Who Should Foot the Bill for a Secure Election System?

Who Should Foot the Bill for a Secure Election System?

Hans Deryk

In a party-line vote, House Republicans on Thursday blocked a Democratic effort to boost election security funding. The vote was on a procedural motion by Democrats intended to add $380 million for state election security grants in 2019 to a larger spending package. That spending legislation, which includes nearly $59 billion for the Interior Department, Environmental Protection Agency and Treasury Department, was approved, 217-199.

Democratic lawmakers chanted "USA! USA!" on the House floor as they sought to support the bill, but Republicans insisted that those grants do not need additional funding given that as states have not yet used up all the money previously allocated to the program.

“Over the past decade you’ve seen billions of dollars funded, by Republicans and Democrats, in our bipartisan appropriations each year to do exactly that, secure elections here at home,” House Ways and Means Committee Chairman Kevin Brady (R-TX) said, according to The Washington Post.

But with 110 days to go before the midterm elections, Politico reports that most states have not fixed security weaknesses in their voting systems — and few say they are planning to step up their defenses against hacking and other threats, despite Congress having approved an earlier appropriation of $380 million in election security funding. Nearly $334 million of the money approved in March, or about 88 percent, has already been provided to the states, the U.S. Election Assistance Commission said this week.

Politico’s Eric Geller writes: “Only 13 states said they intend to use the federal dollars to buy new voting machines. At least 22 said they have no plans to replace their machines before the election — including all five states that rely solely on paperless electronic voting devices, which cybersecurity experts consider a top vulnerability.” Those states are Delaware, Georgia, Louisiana, New Jersey and South Carolina.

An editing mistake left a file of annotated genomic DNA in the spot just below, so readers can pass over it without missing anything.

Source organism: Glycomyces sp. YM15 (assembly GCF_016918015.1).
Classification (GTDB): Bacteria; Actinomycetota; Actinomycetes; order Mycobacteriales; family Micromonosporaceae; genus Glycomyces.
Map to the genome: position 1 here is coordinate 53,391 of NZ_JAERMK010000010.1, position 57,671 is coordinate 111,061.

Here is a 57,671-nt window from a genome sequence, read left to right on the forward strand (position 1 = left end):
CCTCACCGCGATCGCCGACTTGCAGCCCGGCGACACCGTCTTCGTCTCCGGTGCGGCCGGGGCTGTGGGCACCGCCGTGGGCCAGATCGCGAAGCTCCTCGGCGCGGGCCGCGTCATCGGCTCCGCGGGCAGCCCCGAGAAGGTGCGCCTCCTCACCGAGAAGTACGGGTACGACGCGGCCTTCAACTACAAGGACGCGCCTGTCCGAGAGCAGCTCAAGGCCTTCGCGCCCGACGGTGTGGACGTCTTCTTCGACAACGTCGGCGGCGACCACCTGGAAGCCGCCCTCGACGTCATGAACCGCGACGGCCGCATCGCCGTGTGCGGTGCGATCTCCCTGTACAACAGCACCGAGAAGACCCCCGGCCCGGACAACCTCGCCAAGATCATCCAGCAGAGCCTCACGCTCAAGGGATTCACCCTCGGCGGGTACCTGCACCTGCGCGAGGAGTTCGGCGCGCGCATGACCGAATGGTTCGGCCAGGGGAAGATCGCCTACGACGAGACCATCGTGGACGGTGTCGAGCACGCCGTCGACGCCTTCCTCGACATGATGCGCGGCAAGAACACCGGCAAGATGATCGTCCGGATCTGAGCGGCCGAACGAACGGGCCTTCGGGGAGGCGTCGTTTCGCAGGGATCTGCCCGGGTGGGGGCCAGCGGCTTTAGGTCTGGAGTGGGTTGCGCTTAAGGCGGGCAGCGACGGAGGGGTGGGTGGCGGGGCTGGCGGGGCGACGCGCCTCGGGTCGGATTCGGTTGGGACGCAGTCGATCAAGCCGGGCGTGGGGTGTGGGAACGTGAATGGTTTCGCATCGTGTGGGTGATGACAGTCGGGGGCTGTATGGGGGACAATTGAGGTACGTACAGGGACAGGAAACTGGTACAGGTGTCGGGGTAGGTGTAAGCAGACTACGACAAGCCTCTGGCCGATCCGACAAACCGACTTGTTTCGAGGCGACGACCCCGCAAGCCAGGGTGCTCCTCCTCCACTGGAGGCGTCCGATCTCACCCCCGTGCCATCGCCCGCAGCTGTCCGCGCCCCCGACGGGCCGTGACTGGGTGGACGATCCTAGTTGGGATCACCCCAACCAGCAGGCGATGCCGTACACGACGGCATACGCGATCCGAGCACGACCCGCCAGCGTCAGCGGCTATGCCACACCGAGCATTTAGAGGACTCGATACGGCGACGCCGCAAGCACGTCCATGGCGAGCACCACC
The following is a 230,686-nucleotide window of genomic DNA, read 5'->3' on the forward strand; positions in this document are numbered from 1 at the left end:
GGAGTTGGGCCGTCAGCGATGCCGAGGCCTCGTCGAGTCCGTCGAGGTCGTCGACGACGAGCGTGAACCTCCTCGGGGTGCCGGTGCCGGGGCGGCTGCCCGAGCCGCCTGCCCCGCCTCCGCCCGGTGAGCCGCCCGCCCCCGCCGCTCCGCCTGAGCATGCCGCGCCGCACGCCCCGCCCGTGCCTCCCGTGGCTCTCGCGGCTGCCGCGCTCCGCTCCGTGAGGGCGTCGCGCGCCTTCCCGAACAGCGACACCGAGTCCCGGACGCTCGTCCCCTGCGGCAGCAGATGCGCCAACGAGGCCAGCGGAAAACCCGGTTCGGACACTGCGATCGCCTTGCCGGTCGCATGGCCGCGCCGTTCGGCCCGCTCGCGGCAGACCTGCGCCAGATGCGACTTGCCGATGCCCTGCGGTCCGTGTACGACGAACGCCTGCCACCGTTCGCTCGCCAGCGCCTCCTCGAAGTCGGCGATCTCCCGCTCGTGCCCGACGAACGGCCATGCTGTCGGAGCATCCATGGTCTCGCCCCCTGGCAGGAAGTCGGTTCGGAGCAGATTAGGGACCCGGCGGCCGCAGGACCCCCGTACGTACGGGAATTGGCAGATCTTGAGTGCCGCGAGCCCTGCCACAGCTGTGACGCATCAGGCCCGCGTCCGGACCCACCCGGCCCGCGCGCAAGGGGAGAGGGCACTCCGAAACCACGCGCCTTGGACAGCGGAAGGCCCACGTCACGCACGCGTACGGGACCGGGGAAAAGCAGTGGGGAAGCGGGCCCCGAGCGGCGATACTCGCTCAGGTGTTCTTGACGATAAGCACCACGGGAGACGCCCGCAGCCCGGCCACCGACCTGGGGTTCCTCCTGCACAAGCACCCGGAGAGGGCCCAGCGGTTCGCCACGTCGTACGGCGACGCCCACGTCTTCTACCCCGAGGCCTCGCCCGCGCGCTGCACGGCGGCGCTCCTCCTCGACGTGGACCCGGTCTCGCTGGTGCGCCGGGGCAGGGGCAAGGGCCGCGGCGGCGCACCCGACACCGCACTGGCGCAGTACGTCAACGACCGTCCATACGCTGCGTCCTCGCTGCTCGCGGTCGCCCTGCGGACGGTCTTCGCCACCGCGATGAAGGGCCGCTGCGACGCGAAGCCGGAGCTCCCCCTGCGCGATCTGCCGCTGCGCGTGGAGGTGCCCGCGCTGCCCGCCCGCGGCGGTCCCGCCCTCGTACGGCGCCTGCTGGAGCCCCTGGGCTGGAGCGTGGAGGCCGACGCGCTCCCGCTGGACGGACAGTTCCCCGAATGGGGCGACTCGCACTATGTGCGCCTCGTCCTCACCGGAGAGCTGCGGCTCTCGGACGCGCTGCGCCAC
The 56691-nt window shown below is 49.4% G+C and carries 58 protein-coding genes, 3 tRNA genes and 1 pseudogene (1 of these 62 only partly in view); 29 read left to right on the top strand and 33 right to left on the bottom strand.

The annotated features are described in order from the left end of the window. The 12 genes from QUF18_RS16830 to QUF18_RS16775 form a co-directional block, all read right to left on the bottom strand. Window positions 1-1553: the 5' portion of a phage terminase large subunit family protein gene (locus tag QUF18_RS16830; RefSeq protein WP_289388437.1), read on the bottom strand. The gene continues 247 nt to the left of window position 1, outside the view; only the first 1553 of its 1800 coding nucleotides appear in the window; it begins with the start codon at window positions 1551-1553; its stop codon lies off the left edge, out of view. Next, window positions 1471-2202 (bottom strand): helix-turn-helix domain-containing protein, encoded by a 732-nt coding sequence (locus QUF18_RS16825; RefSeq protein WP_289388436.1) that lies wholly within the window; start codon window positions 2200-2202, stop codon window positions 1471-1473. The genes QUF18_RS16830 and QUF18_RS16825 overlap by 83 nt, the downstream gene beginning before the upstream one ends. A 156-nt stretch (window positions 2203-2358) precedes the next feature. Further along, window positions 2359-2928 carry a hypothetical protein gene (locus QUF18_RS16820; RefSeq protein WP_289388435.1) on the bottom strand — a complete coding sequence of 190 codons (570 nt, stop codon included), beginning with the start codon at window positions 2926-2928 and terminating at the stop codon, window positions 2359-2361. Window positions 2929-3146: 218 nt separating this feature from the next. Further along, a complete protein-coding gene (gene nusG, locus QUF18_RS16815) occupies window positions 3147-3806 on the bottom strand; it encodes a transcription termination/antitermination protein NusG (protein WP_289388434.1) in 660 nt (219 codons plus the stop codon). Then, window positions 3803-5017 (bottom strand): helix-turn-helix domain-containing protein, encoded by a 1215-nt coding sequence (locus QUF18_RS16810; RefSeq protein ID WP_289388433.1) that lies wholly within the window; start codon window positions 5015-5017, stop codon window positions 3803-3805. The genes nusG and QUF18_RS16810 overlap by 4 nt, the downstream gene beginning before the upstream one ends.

Officials in some states say they are working to address security concerns as quickly as possible “given realities like available funding,” Geller adds. Indiana, Kansas, Nebraska and Texas told Politico that they did not get enough federal money to overhaul their election systems.

But Sen. James Lankford (R-OK), who is sponsoring a bipartisan bill meant to strengthen voting security, said states must step up on their own to address the issues. “It is not the federal government’s responsibility to pay for new machines for you,” he told Politico, adding “Do what is your state’s responsibility to be able to take care of your own elections and make sure they’re secure.”

Why it matters: Director of National Intelligence Dan Coats just warned that election technology and the other “digital infrastructure that serves this country is literally under attack.”

This article was updated at 3:30 p.m. on Thursday, July 19.